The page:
The person responsible for finding new customers and calling on them to present the company’s products.
A salesperson who works to develop long-term relationships with particular customers or to generate new sales.
The sales function when handled by a team that may consist of a salesperson, a technical specialist, and others.
A form of personal selling that focuses on making an immediate sale with little or no attempt to develop a relationship with the customer.
A form of personal selling that involves securing, developing, and maintaining long-term relationships with profitable customers.
creative selling process
The process of seeking out potential customers, analyzing needs, determining how product attributes might provide benefits for the customer, and then communicating that information.
A part of the selling process that includes identifying and developing a list of potential or prospective customers.
A part of the selling process that includes developing information about prospective customers and planning the sales interview.
The first step of the actual sales presentation in which the salesperson tries to learn more about the customer’s needs, create a good impression, and build rapport.
The part of the selling process in which the salesperson directly communicates the value proposition to the customer and invites two-way communication.
The stage of the selling process in which the salesperson actually asks the customer to buy the product.
Activities after the sale that provide important services to customers.
Efforts that go into selling, such as the number and type of sales calls, expense account management, and a variety of nonselling activities, such as customer follow-up work and client service.
The results of the salesperson’s efforts.
public relations (PR)
Communication function that seeks to build good relationships with an organization’s publics, including consumers, stockholders, and legislators.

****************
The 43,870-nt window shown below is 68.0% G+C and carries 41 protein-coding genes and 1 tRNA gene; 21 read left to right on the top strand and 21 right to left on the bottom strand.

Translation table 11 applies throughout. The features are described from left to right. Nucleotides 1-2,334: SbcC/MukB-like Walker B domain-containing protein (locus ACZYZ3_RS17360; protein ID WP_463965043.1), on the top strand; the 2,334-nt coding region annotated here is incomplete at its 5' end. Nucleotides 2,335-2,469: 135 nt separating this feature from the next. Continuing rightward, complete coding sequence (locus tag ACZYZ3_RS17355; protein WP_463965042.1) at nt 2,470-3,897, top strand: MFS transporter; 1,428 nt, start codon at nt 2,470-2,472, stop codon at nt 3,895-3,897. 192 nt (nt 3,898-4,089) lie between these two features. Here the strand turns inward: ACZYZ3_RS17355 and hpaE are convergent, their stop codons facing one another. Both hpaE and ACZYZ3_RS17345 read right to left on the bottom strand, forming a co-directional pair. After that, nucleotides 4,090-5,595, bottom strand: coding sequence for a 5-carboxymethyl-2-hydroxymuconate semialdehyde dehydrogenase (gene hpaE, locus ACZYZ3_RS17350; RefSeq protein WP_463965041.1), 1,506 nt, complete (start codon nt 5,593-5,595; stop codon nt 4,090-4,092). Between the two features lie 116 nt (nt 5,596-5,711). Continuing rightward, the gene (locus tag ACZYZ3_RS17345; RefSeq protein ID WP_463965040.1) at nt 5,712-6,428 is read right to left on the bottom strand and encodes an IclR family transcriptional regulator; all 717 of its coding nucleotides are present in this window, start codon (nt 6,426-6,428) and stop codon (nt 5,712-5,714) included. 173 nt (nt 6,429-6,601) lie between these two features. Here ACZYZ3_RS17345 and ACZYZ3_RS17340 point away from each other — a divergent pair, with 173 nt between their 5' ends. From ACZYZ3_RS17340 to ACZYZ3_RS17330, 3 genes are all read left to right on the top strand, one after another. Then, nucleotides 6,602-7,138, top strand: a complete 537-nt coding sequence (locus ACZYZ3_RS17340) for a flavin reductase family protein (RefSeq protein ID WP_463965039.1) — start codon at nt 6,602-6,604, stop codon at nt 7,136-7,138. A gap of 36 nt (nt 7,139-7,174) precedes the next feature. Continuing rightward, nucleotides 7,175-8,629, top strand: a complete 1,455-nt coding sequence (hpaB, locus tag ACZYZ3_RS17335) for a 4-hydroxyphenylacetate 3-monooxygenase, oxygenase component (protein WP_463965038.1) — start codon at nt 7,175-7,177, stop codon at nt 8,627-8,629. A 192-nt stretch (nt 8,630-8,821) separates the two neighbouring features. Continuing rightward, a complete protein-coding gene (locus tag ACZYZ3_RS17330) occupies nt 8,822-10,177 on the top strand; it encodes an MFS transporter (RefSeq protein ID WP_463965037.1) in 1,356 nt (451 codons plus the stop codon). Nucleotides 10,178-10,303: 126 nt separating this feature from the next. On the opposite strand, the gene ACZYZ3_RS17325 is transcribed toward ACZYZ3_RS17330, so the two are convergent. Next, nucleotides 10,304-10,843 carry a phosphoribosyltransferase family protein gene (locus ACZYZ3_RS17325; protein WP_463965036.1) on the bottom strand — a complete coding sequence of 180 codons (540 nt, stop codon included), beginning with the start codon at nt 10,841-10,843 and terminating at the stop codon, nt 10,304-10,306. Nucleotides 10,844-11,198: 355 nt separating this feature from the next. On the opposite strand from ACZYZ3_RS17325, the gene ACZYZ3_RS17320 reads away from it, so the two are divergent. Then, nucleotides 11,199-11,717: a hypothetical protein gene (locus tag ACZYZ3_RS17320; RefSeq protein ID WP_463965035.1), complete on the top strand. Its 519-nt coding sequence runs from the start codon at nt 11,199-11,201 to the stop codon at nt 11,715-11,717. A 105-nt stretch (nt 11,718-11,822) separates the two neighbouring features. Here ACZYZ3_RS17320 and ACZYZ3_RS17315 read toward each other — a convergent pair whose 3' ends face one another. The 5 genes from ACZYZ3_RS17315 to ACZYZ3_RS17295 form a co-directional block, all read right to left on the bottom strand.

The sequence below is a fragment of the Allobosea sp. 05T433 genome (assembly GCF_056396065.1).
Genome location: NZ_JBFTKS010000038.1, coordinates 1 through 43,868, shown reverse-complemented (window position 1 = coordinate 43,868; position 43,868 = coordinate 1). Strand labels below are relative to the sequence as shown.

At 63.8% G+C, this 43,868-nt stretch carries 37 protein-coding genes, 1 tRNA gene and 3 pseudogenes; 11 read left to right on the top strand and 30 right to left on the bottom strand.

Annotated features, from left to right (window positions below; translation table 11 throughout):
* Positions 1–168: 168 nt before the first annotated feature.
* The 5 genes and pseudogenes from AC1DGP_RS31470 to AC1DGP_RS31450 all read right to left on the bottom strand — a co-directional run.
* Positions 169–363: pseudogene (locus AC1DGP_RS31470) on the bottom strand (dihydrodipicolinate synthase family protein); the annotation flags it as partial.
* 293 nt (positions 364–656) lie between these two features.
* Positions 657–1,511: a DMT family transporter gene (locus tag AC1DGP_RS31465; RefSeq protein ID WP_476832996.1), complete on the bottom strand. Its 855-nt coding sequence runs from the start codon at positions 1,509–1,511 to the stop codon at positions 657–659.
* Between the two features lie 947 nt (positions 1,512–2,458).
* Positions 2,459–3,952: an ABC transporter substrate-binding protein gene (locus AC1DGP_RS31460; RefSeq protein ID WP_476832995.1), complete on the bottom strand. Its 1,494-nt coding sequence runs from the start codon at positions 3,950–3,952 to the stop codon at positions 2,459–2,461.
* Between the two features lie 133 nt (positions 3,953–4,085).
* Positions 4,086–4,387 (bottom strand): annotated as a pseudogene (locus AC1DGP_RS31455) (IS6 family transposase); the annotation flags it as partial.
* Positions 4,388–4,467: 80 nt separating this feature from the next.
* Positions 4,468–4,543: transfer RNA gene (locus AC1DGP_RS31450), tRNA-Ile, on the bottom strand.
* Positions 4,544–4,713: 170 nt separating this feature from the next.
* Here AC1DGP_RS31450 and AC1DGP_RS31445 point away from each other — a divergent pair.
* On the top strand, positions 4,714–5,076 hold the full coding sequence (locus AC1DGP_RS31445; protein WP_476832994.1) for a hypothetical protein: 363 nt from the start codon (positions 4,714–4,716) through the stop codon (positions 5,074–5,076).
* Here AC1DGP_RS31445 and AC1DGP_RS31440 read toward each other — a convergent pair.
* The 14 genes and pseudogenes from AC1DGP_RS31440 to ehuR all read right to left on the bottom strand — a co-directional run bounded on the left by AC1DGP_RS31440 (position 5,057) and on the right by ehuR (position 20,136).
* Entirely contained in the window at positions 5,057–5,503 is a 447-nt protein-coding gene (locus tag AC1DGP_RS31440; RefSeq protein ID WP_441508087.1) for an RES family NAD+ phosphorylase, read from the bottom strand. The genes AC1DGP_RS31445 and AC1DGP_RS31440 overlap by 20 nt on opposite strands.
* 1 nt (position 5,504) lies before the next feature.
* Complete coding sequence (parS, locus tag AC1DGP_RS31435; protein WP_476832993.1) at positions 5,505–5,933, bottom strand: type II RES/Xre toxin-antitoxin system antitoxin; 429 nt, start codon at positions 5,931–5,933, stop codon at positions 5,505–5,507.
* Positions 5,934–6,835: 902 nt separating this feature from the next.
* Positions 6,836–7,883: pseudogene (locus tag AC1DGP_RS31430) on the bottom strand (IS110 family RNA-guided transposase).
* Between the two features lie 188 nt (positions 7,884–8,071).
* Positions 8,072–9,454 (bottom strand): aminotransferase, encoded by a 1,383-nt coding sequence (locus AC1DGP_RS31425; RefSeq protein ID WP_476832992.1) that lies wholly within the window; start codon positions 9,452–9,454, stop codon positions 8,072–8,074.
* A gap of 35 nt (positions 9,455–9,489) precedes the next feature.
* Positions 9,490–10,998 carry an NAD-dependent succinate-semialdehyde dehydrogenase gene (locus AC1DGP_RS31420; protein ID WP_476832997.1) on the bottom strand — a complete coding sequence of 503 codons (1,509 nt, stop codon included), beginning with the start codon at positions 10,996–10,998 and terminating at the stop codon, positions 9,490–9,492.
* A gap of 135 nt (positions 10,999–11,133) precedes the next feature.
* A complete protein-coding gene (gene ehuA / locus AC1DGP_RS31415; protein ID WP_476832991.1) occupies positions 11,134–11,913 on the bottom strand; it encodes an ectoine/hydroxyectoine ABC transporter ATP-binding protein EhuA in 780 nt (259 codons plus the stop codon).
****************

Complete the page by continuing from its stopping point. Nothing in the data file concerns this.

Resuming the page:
The process of managing a company’s reputation when some negative event threatens the organization’s image.
public relations campaign
A coordinated effort to communicate with one or more of the firm’s publics.
PR activities aimed at employees of an organization.
PR activities such as an annual and quarterly reports aimed at a firm’s investors.
Talking with and providing information to government officials in order to influence their activities relating to an organization.
Writing a speech on a topic for a company executive to deliver.
Materials such as logos, brochures, building design, and stationery that communicate an image of the organization.
A PR activity aimed at developing close relationships with the media.
PR activities through which companies provide financial support to help fund an event in return for publicized recognition of the company’s contribution.
Activities–from a visit by foreign investors to a company picnic–that are planned an implemented by a PR department.
Marketing activity in which a firm “ambushes” consumers with promotional content in places they are not expecting to encounter this kind of activity.
Advertising placed where advertising isn’t normally or hasn’t ever been seen.